Bloomberg News will cut about 90 employees, mostly editors, from its staff, according to the New York Times. In a memo to staffers, Bloomberg editor in chief John Micklethwait placed some of the blame for the move on “unnecessary back-reading or re-editing,” adding that after the reorganization, editors will report to managing editors, who would assign them stories. However, Micklethwait said new hires in priority areas such as data journalism would offset the layoffs and that he expects the company to end 2021 with as many journalists as it had before the pandemic. “We have always sought to make the newsroom better — to make us more nimble, to improve our content, and to help us ‘chronicle capitalism’ in an even more comprehensive way,” he said. Overall, Bloomberg News has more than 3,100 editorial and research employees, and Bloomberg Media is expected to bring in at least $100 million this year from consumer digital subscription revenue.

One World Trade

Condé Nast is looking to trim down the amount of rent it pays for its offices in One World Trade Center in lower Manhattan. The company is withholding the $2.4 million in rent it owes for January 2021 and says it may withhold more in the future if it does not reach an agreement with its landlords, the Port Authority of New York and New Jersey, and the Durst Organization. Condé Nast wants to reduce its square footage and its rent per square foot at the office tower. A spokesman for Advance, which owns Condé Nast, told the Wall Street Journal that the company “continues to be in discussions about bringing the lease in 1WTC into line with current market conditions and its ongoing needs at that location.” The company has also started looking for 400,000 square feet of alternative office space for at least some of its operations, with some of that space located in Jersey City, NJ.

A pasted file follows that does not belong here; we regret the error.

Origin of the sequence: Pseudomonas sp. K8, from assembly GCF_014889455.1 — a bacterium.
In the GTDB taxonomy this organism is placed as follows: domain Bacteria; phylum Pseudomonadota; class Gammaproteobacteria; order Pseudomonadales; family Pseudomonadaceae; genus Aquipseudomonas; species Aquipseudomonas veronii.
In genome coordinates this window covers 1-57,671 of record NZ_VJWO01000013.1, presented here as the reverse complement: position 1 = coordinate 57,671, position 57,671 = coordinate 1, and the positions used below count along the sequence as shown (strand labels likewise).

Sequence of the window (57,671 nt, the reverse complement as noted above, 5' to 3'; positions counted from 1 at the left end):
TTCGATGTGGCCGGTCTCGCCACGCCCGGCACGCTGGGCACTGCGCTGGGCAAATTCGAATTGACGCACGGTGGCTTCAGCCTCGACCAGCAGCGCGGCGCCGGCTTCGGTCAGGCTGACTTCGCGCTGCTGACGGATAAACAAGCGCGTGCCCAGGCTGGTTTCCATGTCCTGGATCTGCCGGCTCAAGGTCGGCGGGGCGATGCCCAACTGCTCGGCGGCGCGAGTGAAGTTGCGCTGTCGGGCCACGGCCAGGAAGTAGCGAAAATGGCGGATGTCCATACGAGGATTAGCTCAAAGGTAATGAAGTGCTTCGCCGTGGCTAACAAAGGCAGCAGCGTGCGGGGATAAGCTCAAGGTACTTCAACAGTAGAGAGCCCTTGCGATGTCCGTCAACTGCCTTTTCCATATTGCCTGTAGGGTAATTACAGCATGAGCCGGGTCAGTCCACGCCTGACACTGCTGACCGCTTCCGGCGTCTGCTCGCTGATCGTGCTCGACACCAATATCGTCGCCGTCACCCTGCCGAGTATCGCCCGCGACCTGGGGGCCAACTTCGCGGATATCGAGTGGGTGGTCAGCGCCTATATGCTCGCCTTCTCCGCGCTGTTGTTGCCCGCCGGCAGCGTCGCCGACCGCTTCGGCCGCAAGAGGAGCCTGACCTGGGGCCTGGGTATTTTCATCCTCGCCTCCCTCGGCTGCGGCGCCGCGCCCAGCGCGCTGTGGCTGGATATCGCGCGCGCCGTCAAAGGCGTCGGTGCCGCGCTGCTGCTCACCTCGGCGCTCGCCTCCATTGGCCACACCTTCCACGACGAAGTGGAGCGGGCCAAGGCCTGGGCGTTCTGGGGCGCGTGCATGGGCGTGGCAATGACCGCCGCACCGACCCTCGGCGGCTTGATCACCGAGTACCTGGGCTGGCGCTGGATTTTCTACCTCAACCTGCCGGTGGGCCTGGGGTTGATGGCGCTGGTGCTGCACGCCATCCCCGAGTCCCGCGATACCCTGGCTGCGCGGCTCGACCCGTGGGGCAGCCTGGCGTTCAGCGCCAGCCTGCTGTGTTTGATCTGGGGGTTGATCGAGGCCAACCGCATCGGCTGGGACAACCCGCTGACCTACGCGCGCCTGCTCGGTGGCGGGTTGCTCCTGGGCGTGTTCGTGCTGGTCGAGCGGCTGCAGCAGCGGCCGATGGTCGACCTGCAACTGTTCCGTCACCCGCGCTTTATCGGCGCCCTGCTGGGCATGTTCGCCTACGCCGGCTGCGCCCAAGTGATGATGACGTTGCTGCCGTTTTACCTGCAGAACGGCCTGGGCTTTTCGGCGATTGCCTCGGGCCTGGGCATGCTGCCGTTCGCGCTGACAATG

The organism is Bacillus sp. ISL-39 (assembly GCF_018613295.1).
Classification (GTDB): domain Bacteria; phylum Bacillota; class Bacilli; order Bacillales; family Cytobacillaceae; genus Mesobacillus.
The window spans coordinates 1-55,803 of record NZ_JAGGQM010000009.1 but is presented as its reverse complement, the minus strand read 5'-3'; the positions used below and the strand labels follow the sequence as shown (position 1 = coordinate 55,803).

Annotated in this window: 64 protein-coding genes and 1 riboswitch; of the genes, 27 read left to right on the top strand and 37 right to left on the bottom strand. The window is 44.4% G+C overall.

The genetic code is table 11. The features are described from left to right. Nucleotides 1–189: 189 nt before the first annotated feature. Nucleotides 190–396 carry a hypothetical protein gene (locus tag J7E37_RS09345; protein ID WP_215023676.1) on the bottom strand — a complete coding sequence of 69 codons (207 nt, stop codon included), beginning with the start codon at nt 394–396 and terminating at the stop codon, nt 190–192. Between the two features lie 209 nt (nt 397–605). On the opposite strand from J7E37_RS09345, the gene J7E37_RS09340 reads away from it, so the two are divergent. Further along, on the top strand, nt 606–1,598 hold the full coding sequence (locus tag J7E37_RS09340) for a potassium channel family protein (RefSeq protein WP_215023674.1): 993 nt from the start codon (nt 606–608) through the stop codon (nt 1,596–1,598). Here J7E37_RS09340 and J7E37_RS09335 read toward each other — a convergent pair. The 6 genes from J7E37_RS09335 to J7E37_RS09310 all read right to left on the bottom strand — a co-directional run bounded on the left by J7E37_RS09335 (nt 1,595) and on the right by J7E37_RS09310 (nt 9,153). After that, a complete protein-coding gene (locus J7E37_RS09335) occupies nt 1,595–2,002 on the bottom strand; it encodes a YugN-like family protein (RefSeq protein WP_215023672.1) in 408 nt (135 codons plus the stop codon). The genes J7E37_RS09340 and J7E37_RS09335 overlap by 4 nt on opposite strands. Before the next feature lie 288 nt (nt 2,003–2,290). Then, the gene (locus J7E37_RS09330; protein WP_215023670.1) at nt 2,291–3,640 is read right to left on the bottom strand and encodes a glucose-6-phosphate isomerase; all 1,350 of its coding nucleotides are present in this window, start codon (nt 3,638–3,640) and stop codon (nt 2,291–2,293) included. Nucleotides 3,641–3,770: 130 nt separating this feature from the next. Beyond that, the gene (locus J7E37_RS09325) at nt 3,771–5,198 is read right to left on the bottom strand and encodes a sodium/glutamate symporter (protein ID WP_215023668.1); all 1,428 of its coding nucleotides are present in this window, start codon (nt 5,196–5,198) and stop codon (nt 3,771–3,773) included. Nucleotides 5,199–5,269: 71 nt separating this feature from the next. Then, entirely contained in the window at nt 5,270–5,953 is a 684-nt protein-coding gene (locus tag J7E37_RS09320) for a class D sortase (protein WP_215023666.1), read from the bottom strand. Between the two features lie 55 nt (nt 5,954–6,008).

Google News

Google has launched News Showcase, which pays publishers for news content, as part of its Google News app in the UK and Argentina. The service, which covers over 120 publications in the UK and 40 in Argentina, also gives readers the ability to access some of a publication’s paywalled content for free. To read that content, users must register with the individual publisher. Participating publications receive a monthly fee to curate news stories for the service, as well as for granting access to their paywalled content. The UK publications participating include Reuters, the Financial Times, The Independent, the New Statesman, and The Telegraph. News Showcase was released in Germany and Brazil last year and in Australia last week. It now includes content from over 450 publications worldwide.